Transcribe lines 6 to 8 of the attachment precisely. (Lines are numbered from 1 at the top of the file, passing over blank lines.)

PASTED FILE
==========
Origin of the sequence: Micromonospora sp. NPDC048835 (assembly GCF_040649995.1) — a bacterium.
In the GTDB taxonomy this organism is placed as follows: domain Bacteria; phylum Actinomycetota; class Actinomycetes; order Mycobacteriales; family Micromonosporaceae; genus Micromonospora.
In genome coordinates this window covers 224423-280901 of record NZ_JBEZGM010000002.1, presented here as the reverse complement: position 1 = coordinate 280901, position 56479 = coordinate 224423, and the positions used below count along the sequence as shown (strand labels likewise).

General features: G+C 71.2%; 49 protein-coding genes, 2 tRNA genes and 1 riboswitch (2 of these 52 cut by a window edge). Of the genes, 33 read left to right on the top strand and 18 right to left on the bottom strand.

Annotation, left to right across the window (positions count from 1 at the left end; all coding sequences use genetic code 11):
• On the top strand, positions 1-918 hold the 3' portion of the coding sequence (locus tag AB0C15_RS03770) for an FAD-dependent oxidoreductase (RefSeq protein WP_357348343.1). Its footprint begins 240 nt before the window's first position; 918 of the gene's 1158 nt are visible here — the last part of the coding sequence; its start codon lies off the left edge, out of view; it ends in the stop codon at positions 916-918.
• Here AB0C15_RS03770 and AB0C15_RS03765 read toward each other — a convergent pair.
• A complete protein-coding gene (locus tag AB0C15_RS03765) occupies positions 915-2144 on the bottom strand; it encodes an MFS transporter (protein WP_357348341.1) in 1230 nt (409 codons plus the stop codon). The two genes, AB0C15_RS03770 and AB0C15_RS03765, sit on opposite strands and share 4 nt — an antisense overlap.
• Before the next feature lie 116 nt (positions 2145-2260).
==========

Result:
• On the top strand, positions 1-918 hold the 3' portion of the coding sequence (locus tag AB0C15_RS03770) for an FAD-dependent oxidoreductase (RefSeq protein WP_357348343.1). Its footprint begins 240 nt before the window's first position; 918 of the gene's 1158 nt are visible here — the last part of the coding sequence; its start codon lies off the left edge, out of view; it ends in the stop codon at positions 916-918.
• Here AB0C15_RS03770 and AB0C15_RS03765 read toward each other — a convergent pair.
• A complete protein-coding gene (locus tag AB0C15_RS03765) occupies positions 915-2144 on the bottom strand; it encodes an MFS transporter (protein WP_357348341.1) in 1230 nt (409 codons plus the stop codon). The two genes, AB0C15_RS03770 and AB0C15_RS03765, sit on opposite strands and share 4 nt — an antisense overlap.